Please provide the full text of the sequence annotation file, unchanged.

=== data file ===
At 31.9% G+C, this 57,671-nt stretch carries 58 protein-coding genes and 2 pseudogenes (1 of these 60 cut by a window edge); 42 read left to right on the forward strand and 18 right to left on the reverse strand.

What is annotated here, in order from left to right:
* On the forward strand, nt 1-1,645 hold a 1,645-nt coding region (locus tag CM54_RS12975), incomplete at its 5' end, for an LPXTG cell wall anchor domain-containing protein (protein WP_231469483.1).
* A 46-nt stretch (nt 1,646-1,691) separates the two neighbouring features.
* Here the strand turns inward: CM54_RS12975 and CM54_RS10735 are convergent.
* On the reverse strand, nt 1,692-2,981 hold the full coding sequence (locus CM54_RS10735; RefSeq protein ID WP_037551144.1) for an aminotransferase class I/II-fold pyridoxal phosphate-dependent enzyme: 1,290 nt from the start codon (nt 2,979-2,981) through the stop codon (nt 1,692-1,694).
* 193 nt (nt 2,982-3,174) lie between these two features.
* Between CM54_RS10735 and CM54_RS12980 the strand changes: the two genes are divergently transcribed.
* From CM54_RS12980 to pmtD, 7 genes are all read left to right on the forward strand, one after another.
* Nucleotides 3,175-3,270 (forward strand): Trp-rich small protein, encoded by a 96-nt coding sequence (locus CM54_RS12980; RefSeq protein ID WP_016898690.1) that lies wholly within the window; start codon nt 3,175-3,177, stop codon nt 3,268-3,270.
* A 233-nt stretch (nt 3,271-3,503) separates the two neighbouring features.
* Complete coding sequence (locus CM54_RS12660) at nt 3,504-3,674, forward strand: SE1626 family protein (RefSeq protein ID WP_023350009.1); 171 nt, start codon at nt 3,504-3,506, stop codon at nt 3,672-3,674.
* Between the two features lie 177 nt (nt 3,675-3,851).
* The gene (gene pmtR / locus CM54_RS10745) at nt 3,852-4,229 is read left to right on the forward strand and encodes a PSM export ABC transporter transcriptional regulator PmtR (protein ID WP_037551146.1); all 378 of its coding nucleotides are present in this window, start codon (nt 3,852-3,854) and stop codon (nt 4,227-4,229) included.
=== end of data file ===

At 31.9% G+C, this 57,671-nt stretch carries 58 protein-coding genes and 2 pseudogenes (1 of these 60 cut by a window edge); 42 read left to right on the forward strand and 18 right to left on the reverse strand.

What is annotated here, in order from left to right:
* On the forward strand, nt 1-1,645 hold a 1,645-nt coding region (locus tag CM54_RS12975), incomplete at its 5' end, for an LPXTG cell wall anchor domain-containing protein (protein WP_231469483.1).
* A 46-nt stretch (nt 1,646-1,691) separates the two neighbouring features.
* Here the strand turns inward: CM54_RS12975 and CM54_RS10735 are convergent.
* On the reverse strand, nt 1,692-2,981 hold the full coding sequence (locus CM54_RS10735; RefSeq protein ID WP_037551144.1) for an aminotransferase class I/II-fold pyridoxal phosphate-dependent enzyme: 1,290 nt from the start codon (nt 2,979-2,981) through the stop codon (nt 1,692-1,694).
* 193 nt (nt 2,982-3,174) lie between these two features.
* Between CM54_RS10735 and CM54_RS12980 the strand changes: the two genes are divergently transcribed.
* From CM54_RS12980 to pmtD, 7 genes are all read left to right on the forward strand, one after another.
* Nucleotides 3,175-3,270 (forward strand): Trp-rich small protein, encoded by a 96-nt coding sequence (locus CM54_RS12980; RefSeq protein ID WP_016898690.1) that lies wholly within the window; start codon nt 3,175-3,177, stop codon nt 3,268-3,270.
* A 233-nt stretch (nt 3,271-3,503) separates the two neighbouring features.
* Complete coding sequence (locus CM54_RS12660) at nt 3,504-3,674, forward strand: SE1626 family protein (RefSeq protein ID WP_023350009.1); 171 nt, start codon at nt 3,504-3,506, stop codon at nt 3,672-3,674.
* Between the two features lie 177 nt (nt 3,675-3,851).
* The gene (gene pmtR / locus CM54_RS10745) at nt 3,852-4,229 is read left to right on the forward strand and encodes a PSM export ABC transporter transcriptional regulator PmtR (protein ID WP_037551146.1); all 378 of its coding nucleotides are present in this window, start codon (nt 3,852-3,854) and stop codon (nt 4,227-4,229) included.